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Pocket reading list : Week 1.1 of July

On spaghetti sauce - Malcolm Gladwell : There's a lot to learn from how products are priced and the is a lot of science behind why the product lineup is what it is. Apparently, when companies approached a consultant to help them revive their product, conduct customer surveys and help defeating their rivals. What the consultant suggested was revolutionary, for the time. This is a story of what the consultant understood from his understanding of the human condition.

The Arctic Suicides: It's Not The Dark That Kills You : Urbanisation, in many parts of the world, is on full swing, and it's moving at an especially fast and frighteningly pace in some parts of the world! This account tells us what can go wrong if this urbanisation, and it's effect on the native population, isn't handled with care. It's surprising, shocking and sad that the deaths of so many natives isn't receiving a broader public attention.

Why the S.E.C. Didn’t Hit Goldman Sachs Harder : Goldman Sachs was one of the companies responsible for the recent financial crash, that the world is still recoiling from. And the S.E.C. (Securities and Exchanges Commission) of the U.S.A. was trying to indict people at the (investment) bank for having an active role in the crash. But at the end of the day, the fine they received would've been recuperated by the bank in less than a month. This account talks about internal forces that were trying to dial down the efforts of the S.E.C. and preventing it from targeting higher-ups in the chain of command at the bank.

The Really Big One : This is what a pulitzer prize winning piece looks like, I guess. For those of you who've watched the movie San Andreas, you might know that the state of California can be badly affected by an earthquake, an earthquake that is long due. In reality, science tells us that the San Andreas fault isn't really the one that we should be scrutinising. It's precise and a scary account of what the consequences of a big earthquake are, one bigger than what Japan experience in the recent Tsunami that led to the Fukushima disaster.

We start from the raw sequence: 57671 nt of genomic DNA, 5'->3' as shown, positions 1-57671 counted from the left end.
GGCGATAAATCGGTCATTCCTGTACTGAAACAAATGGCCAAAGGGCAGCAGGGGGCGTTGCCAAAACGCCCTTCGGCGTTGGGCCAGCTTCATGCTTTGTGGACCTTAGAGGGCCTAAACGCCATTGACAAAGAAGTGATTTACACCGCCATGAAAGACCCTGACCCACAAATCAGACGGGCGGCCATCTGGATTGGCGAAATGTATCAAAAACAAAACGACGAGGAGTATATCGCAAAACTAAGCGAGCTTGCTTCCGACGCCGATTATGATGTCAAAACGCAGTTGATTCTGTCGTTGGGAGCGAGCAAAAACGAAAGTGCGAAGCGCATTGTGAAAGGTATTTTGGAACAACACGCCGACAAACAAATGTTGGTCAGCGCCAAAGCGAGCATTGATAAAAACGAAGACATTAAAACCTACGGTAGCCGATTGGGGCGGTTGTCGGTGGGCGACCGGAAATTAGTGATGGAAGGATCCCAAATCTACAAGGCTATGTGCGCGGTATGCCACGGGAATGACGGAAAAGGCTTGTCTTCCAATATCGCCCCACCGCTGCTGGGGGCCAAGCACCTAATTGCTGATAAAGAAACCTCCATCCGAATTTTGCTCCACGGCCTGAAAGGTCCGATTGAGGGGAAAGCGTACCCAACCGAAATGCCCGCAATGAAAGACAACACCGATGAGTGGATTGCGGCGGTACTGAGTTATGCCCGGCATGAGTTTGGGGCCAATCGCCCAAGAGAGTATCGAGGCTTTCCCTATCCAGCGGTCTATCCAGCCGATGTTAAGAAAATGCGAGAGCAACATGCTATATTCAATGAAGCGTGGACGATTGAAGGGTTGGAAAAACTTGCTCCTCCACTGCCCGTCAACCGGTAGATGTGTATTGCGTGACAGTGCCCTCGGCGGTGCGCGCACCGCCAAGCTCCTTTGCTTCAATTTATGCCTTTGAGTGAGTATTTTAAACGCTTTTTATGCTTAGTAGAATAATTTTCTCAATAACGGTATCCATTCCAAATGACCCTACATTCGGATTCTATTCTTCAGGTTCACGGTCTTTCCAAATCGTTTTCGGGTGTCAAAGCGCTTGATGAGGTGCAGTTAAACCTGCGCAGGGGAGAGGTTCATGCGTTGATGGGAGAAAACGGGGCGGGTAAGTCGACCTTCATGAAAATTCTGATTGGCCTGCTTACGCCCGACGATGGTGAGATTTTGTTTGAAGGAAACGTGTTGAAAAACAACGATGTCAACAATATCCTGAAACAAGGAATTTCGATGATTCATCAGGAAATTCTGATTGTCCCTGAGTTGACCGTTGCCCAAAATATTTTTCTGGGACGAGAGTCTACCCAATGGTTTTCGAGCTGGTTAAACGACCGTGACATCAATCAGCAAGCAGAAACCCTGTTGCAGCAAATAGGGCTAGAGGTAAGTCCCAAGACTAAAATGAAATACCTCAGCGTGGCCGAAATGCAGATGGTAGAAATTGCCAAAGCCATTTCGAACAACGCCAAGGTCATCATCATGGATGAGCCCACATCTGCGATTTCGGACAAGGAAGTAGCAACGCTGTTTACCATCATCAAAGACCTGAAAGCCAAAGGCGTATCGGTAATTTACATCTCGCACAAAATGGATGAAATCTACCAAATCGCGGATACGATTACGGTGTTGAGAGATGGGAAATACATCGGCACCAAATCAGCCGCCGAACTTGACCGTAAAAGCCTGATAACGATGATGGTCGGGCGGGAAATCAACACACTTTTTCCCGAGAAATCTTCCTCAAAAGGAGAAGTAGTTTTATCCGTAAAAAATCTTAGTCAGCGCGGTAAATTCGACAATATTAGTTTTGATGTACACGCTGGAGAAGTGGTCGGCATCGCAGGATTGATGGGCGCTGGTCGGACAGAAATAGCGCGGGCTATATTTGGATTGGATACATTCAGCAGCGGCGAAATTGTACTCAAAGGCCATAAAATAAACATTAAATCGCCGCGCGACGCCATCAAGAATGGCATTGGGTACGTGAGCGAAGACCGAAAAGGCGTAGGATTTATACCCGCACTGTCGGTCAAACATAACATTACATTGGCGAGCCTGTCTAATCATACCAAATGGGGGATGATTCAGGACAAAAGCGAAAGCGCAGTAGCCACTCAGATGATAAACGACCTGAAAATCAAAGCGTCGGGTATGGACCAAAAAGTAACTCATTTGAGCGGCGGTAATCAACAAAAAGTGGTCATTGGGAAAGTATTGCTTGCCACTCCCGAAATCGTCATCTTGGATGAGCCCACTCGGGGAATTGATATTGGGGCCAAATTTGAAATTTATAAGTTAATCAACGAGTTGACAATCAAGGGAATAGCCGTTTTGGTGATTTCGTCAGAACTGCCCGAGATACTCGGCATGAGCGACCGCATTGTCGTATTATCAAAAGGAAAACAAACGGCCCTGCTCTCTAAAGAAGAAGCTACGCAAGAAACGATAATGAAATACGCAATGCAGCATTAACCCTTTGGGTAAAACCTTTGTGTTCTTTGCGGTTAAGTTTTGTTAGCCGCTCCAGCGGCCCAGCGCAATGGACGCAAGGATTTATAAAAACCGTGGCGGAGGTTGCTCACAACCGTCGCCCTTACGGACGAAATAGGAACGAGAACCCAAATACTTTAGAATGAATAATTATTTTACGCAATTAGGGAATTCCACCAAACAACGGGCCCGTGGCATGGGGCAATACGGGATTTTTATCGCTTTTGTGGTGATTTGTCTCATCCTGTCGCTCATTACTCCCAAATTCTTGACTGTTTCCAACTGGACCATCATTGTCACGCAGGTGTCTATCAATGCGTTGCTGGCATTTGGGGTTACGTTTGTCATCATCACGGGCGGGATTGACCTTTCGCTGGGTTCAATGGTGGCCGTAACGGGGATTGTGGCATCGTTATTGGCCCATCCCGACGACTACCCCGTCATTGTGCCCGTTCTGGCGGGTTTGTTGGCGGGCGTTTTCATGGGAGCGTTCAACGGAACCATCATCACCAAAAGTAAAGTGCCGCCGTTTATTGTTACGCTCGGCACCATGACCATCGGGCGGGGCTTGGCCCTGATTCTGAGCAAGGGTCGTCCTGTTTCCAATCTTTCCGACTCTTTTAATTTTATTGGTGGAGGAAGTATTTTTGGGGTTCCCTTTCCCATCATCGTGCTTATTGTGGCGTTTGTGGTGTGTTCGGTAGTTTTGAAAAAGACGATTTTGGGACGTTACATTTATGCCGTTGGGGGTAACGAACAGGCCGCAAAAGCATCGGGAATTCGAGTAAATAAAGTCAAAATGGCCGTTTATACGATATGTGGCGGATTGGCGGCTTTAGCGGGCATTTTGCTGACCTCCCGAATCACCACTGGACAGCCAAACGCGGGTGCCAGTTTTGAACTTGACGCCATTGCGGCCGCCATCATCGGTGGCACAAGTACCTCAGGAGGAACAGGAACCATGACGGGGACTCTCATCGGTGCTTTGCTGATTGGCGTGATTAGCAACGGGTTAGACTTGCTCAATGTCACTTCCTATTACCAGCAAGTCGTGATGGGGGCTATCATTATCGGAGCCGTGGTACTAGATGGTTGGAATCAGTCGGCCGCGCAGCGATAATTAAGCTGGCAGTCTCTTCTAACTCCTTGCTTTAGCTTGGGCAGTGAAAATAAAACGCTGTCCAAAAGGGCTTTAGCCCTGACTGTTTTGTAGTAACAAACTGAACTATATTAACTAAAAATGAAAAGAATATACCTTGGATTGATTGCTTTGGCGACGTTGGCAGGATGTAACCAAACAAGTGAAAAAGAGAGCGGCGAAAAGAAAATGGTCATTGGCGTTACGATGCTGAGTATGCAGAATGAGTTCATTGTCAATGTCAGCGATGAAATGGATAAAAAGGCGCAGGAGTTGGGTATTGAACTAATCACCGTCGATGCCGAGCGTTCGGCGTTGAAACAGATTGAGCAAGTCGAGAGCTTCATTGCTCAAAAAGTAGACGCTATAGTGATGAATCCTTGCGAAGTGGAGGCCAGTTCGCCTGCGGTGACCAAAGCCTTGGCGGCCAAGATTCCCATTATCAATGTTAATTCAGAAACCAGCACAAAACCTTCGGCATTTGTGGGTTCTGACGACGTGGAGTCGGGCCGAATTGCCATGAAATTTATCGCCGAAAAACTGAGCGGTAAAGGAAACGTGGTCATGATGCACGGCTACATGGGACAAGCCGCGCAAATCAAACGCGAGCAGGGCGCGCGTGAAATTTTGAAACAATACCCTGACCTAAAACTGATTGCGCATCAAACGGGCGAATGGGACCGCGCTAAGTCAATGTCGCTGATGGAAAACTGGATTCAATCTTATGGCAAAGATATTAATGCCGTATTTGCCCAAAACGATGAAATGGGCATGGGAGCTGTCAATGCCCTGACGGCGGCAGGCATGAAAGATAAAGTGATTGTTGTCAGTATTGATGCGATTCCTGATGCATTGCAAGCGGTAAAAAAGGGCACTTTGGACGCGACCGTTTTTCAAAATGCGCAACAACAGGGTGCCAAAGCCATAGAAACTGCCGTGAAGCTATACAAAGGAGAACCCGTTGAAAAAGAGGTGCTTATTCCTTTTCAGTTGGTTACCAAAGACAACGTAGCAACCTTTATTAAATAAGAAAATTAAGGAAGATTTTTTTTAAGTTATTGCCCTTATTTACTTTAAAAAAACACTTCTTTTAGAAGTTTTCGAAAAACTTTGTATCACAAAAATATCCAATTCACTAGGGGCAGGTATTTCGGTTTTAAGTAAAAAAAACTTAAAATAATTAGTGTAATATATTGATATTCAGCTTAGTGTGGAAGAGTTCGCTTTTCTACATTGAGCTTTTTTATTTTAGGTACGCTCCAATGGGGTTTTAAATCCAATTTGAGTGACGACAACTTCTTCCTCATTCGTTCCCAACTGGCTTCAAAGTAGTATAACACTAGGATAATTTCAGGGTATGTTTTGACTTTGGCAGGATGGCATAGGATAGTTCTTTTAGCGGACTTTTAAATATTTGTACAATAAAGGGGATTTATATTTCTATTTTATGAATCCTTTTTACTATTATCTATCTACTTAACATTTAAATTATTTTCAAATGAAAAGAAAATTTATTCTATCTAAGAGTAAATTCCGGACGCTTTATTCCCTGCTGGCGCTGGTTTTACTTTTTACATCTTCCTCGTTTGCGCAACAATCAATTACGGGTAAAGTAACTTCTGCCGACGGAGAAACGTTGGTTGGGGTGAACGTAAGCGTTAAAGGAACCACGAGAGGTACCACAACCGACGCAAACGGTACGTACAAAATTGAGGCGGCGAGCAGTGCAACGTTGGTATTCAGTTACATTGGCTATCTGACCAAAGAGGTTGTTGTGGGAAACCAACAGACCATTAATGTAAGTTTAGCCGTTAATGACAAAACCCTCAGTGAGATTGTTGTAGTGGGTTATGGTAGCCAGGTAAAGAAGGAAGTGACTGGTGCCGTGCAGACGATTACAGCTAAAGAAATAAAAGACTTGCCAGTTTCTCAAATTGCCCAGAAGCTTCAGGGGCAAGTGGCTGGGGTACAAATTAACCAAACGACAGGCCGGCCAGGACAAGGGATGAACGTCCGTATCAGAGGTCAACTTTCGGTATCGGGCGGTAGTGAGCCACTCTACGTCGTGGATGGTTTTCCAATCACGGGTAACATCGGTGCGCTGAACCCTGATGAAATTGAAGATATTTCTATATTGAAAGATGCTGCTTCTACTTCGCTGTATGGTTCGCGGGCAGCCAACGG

‘Where Is This Flight Going?’ and Other Basic Questions About African Travel : I started with a relatively light story and I'll end with one. This is an account of the air travel industry in Africa.

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Animation using GNUPlot

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In the image, you see 5 static curves and one dynam…

Pandas download statistics, PyPI and Google BigQuery - Daily downloads and downloads by latest version

Inspired by this blog post : https://langui.sh/2016/12/09/data-driven-decisions/, I wanted to play around with Google BigQuery myself. And the blog post is pretty awesome because it has sample queries. I mix and matched the examples mentioned on the blog post, intent on answering two questions - 
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This was just a fun first query/question.
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Adaptive step size Runge-Kutta method

I am still trying to implement an adaptive step size RK routine. So far, I've been able to implement the step-halving method but not the RK-Fehlberg. I am not able to figure out how to increase the step size after reducing it initially.

To give some background on the topic, Runge-Kutta methods are used to solve ordinary differential equations, of any order. For example, in a first order differential equation, it uses the derivative of the function to predict what the function value at the next step should be. Euler's method is a rudimentary implementation of RK. Adaptive step size RK is changing the step size depending on how fastly or slowly the function is changing. If a function is rapidly rising or falling, it is in a region that we should sample carefully and therefore, we reduce the step size and if the rate of change of the function is small, we can increase the step size. I've been able to implement a way to reduce the step size depending on the rate of change of …